One of the pitfalls of vintage travel literature is encountering language that we would now call patronizing or even bigoted. I am not qualified to write a comprehensive sociological criticism of Fitch’s work, but I see more to praise than to condemn. Most painful to modern ears is his use of “race” when today we would use “nationality,” and noting that India is “the seat of the Aryan civilization and that, though the Hindoo is as dark as many of the American negroes, he is of Aryan stock like ourselves.”

On the other hand, to his credit Fitch admits his preconceptions about Japan were wrong, and devotes the opening 48 pages to that country.

One of the best results of foreign travel is that it makes on revise his estimate of alien races. When I started out it was with a strong prejudice against the Japanese, probably due to my observation of some rather unlovely specimens whom I had encountered in San Francisco. A short stay in Japan served to give me a new point of view of both the people and the country of the Mikado.

Page 14 of "Critic in the Orient"

Page 14 of “Critic in the Orient”

Fitch ends with a couple valuable reference sections: “Hints for Travelers,” and, in keeping with Fitch’s belief that the literate traveler is a happy traveler, a bibliography. In the Hints section, Fitch starts by recommending which agency to use to go on your own world tour:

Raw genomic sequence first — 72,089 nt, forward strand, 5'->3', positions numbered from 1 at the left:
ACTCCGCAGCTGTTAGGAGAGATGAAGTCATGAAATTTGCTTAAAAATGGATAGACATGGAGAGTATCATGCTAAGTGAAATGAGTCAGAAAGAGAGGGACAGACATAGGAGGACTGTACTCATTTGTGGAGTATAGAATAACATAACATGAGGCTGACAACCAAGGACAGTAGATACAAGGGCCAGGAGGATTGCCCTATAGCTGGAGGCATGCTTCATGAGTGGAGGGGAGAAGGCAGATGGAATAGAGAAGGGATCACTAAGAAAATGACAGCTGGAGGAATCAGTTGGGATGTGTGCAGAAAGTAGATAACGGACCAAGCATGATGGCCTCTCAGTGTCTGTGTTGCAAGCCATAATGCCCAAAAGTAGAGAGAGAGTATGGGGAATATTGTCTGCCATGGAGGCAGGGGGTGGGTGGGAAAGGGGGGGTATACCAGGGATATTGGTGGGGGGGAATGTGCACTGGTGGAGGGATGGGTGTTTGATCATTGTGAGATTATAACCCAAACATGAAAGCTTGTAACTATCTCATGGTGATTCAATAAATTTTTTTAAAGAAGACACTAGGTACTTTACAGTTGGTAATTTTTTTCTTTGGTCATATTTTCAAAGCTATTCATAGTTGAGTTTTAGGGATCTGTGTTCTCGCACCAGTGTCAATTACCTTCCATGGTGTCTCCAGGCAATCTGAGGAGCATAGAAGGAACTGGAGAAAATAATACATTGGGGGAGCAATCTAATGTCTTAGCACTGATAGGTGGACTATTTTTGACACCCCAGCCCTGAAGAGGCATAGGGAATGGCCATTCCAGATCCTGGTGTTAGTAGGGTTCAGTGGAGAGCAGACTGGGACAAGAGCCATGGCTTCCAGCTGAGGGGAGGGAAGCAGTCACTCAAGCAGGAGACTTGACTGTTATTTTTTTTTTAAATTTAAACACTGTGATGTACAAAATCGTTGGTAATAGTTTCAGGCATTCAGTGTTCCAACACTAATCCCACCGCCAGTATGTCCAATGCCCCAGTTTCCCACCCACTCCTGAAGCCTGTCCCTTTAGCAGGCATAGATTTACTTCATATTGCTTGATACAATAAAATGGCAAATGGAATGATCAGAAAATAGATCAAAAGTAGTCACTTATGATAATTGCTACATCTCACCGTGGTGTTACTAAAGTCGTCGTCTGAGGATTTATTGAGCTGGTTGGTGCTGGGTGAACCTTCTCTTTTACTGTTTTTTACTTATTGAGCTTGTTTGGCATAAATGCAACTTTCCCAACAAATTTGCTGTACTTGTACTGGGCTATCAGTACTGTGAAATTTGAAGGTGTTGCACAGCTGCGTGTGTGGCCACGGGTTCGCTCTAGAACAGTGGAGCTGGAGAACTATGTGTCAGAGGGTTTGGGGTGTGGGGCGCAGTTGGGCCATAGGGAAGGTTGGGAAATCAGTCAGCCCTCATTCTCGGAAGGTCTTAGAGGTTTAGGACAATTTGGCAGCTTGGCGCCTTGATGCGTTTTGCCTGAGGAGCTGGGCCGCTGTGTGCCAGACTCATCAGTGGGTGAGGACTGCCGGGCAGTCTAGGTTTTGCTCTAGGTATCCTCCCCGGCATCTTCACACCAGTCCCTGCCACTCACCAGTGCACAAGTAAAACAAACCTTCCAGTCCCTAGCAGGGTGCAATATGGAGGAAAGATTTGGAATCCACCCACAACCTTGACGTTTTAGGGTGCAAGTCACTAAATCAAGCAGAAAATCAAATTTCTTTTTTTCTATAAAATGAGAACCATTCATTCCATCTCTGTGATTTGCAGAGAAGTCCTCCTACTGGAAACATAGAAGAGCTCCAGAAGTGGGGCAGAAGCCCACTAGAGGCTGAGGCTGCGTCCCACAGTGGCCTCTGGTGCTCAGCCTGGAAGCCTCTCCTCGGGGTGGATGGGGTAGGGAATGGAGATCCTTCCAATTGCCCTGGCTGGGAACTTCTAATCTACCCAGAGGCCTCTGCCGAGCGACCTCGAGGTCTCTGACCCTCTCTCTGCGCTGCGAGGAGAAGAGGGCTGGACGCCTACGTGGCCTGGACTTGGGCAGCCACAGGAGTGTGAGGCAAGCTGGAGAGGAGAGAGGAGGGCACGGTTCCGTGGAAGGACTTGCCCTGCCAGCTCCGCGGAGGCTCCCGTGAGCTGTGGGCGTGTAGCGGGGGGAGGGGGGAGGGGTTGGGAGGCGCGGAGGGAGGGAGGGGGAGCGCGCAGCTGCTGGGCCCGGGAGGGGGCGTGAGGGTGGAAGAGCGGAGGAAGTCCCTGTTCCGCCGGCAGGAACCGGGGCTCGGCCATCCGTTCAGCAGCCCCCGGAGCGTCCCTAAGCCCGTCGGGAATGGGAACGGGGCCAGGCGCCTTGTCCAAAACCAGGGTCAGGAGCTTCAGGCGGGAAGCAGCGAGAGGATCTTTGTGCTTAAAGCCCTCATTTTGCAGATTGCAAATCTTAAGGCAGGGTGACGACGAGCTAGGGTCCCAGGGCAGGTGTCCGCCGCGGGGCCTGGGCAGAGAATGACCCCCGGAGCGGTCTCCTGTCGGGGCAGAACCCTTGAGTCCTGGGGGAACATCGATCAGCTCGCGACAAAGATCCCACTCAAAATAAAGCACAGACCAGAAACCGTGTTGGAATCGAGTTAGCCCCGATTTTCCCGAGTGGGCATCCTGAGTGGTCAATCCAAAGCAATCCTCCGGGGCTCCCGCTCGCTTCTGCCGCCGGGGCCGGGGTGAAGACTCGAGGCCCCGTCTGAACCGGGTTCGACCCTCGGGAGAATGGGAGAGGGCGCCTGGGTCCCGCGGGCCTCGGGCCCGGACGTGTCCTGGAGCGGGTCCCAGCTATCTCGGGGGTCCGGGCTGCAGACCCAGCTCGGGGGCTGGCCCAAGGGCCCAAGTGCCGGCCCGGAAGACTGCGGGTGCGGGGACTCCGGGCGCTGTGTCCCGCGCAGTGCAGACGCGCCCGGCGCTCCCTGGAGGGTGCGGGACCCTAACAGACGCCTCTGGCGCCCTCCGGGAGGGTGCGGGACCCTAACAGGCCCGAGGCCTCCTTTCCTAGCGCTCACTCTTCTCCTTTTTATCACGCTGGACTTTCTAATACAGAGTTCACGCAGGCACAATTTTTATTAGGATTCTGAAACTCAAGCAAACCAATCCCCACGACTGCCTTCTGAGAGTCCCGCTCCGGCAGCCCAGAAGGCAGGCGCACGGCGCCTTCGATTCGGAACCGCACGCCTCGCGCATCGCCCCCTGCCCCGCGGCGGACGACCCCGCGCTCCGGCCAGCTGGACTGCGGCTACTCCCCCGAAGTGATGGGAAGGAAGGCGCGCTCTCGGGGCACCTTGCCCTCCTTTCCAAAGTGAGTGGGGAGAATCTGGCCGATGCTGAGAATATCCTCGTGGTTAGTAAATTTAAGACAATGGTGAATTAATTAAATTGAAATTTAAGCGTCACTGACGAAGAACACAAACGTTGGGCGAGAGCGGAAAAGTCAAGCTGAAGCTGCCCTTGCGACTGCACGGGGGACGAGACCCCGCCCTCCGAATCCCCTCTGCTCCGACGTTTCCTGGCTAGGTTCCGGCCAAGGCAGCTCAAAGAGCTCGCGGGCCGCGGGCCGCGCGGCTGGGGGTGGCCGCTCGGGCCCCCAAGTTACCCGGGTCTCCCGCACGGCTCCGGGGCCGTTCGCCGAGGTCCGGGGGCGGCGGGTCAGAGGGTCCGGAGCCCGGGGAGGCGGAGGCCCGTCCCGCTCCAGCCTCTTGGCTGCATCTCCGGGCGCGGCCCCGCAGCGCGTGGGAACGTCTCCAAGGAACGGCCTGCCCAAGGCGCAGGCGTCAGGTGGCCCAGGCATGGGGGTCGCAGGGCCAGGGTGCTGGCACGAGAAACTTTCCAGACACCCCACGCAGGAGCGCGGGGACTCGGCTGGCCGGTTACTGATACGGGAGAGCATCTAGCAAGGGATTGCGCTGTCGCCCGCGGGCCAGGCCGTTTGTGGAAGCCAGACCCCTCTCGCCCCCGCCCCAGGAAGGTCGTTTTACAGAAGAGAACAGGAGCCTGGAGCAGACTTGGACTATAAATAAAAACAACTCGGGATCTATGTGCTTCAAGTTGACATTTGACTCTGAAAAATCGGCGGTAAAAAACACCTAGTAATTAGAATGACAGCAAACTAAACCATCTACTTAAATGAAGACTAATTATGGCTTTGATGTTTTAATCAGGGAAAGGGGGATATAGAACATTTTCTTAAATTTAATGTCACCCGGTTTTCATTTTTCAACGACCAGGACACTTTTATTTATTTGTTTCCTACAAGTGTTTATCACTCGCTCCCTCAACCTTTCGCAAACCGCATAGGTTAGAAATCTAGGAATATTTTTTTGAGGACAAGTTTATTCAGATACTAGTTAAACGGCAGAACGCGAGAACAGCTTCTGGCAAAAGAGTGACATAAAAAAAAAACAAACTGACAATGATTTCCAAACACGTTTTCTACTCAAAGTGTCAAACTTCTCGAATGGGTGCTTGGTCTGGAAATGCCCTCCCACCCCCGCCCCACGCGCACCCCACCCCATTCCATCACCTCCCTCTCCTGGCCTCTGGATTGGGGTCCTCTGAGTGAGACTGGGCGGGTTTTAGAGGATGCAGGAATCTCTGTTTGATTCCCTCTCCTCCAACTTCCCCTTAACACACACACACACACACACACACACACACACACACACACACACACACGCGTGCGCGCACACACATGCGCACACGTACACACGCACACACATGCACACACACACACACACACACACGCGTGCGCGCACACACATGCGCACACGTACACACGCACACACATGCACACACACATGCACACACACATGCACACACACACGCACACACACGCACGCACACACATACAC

For a round-the-world trip the best plan is to buy a Cook’s ticket for six hundred and thirty-nine dollars and ten cents. This provides transportation from any place in the United States around the world to the starting point. The advantage of a Cook’s ticket is that this firm has the best organized force, with large offices in the big cities and with banks as agencies in hundreds of places where you may cash its money orders. This is a great convenience as it saves the risk of carrying considerable sums of money in lands where thievery is a fine art.

Of course, $639 was a huge sum in 1913, when the average worker’s annual salary was about half that. Then there was the matter of taking seven months off work, plus the expenses along the way. Extended world travel, then as now, was mostly a rich man’s pastime.

Page 146 of "Critic in the Orient"

Page 146 of “Critic in the Orient”

 

Plates LVIII and LIX in "Critic in the Orient"

Plates LVIII and LIX in “Critic in the Orient”

 

Hints to the Traveler in "Critic in the Orient"

Hints for Travelers in “Critic in the Orient”

 

 

 

 

 

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Slumber Sea Chanteys

26 September 2014

Slumber Sea Chanteys (1910) was the only sheet music Paul Elder ever published (there are a few pages of music in Knight of the Burning Pestle). It is a selection of children’s lullabies on nautical themes. It is also the first Paul Elder I ever bought, though I only realized it five years later when […]

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The True Historie of the Knyght of the Burning Pestle